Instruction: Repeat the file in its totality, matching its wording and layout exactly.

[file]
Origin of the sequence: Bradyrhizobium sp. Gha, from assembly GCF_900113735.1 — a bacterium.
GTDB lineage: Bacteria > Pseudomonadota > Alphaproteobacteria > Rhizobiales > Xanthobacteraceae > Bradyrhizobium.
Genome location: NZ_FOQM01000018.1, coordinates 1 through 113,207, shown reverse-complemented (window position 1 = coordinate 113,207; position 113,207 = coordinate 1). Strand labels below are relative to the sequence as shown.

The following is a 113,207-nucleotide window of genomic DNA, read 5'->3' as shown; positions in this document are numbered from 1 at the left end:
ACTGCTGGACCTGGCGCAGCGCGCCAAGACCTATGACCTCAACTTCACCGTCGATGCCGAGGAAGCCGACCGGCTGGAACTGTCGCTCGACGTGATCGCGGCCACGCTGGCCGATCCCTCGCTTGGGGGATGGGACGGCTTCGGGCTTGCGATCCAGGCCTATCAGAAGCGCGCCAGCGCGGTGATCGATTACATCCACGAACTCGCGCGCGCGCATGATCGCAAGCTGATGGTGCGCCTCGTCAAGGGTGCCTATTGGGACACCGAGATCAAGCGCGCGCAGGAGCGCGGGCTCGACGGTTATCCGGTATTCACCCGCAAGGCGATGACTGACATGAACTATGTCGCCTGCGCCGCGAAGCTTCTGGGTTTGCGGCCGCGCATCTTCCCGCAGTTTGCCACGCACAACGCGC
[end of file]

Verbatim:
Origin of the sequence: Bradyrhizobium sp. Gha, from assembly GCF_900113735.1 — a bacterium.
GTDB lineage: Bacteria > Pseudomonadota > Alphaproteobacteria > Rhizobiales > Xanthobacteraceae > Bradyrhizobium.
Genome location: NZ_FOQM01000018.1, coordinates 1 through 113,207, shown reverse-complemented (window position 1 = coordinate 113,207; position 113,207 = coordinate 1). Strand labels below are relative to the sequence as shown.

The following is a 113,207-nucleotide window of genomic DNA, read 5'->3' as shown; positions in this document are numbered from 1 at the left end:
ACTGCTGGACCTGGCGCAGCGCGCCAAGACCTATGACCTCAACTTCACCGTCGATGCCGAGGAAGCCGACCGGCTGGAACTGTCGCTCGACGTGATCGCGGCCACGCTGGCCGATCCCTCGCTTGGGGGATGGGACGGCTTCGGGCTTGCGATCCAGGCCTATCAGAAGCGCGCCAGCGCGGTGATCGATTACATCCACGAACTCGCGCGCGCGCATGATCGCAAGCTGATGGTGCGCCTCGTCAAGGGTGCCTATTGGGACACCGAGATCAAGCGCGCGCAGGAGCGCGGGCTCGACGGTTATCCGGTATTCACCCGCAAGGCGATGACTGACATGAACTATGTCGCCTGCGCCGCGAAGCTTCTGGGTTTGCGGCCGCGCATCTTCCCGCAGTTTGCCACGCACAACGCGC